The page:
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Thoughts on The Cavendish Home for Boys and Girls


If you’re a kid and love to feel squeamish about icky bugs, stinky messes, spooky dangerous houses, and evil magic, this first-time novel by Claire Legrand will be right up your creepy alley. Her main character Victoria, a 12-year-old perfectionist with a serious obsessive streak, has to survive a battle of fearful wits with a deranged witch who, unbeknownst to the clueless townsfolk where she lives, has indulged her sick desire to control people and kidnap their children from right under their noses. Along the way she grows close to her outsider friend Lawrence, nicknamed “Skunk” for a premature lock of gray hair atop his head. Appropriately weird cartoonish illustrations heighten the absurdity of it all.

What pulled me into the story is the main character, Victoria. She’s the kind of girl many of us would have hated: getting a B grade is enough to turn her into a pouting maniac, and she can’t help turning her nose up at everyone in her school. But Legrand does a great job of humorously showing her inner emotions and thought processes. Victoria is mirrored by her antagonist, the fearsome Mrs. Cavendish, in a way that feels believable and enhances the depth of her character.

[semi-spoiler in paragraph ahead]

Mrs. Cavendish is completely over the top, a contemporary take on the witch in Hansel and Gretel. She’s beautiful yet ugly, compelling yet repulsive, and enslaved by her own warped wants. Where she gets her powers isn’t explained, but like many stories for children (admittedly, children mature enough to handle some pretty gruesome revelations) such explanations hardly matter. She is an eternal archetype, and while Victoria prevails here, the book’s ending leaves open Mrs. Cavendish’s return.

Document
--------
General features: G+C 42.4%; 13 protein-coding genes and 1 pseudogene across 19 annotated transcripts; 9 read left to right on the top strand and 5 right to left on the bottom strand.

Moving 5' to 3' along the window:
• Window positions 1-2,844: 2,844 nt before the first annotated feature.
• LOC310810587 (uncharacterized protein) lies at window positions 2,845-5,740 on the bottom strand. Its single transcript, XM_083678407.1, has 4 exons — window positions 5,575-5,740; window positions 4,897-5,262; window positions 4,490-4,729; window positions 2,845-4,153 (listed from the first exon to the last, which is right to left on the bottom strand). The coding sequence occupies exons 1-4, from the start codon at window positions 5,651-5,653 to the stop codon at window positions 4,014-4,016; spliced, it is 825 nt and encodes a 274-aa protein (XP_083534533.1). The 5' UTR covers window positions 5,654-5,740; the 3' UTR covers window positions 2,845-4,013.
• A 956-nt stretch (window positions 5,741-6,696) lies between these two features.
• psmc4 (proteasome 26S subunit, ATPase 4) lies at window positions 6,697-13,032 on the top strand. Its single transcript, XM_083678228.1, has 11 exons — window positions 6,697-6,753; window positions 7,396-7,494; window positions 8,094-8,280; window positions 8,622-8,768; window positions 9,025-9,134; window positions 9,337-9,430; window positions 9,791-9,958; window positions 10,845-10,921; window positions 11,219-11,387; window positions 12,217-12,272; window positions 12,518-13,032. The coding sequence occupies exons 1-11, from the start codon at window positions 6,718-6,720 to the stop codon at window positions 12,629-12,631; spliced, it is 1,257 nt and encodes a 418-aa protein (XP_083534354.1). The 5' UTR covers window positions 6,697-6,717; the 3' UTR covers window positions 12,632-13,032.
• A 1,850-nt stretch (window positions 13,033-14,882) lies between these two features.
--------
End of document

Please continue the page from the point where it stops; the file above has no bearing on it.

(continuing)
The critical questions I have for novels of this ilk are:

1) How well does the author make the transition from “normal” reality to that of the fantasy?

To her credit, Legrand doesn’t immediately plunge us into the world of the weird. She spends plenty of time establishing Victoria’s character, and setting the stage for the bizarre events to follow by more subtle clues: An icy coldness. Nasty classmates. And then finally, on page 35, she bumps into Mr. Alice (rhymes with “Malice”), the Home’s evil gardener, standing by the front gate of the property. When Mr. Alice says he “knows” Victoria, and that Mrs. Cavendish “makes a point of knowing all the children in the area,” you know you’re in for a scary ride.

2) Does the pace slacken in the middle?

I have to confess that, at times, the pace does slow down after she’s been trapped inside the home; especially when she re-experiences a number of ways the house changes shape a là Harry Potter, the story gets a bit repetitive. By the end, however, I was all in.

3) Does the author manage to put an interesting spin on tropes, such that they feel fresh rather than recycled?

Fantasy novels rely on tropes to set an emotional stage, and this one’s no different. This is the one area where Legrand falls a bit short. She especially overplays the “creepy smile” card, which is closely tied to the “everything’s perfect so shut up” card. Mrs. Cavendish herself is a bit of a stock villainess, and Victoria’s sidekick Lawrence is predictably sidekickish. The Home itself, while not a home to orphans, feels very Dickensian.

Nevertheless, Victoria is refreshingly funny and foible-enhanced enough to override all these concerns. Of course, if you’re a caregiver and your kids are prone to nightmares, you might leave this one on the shelf.

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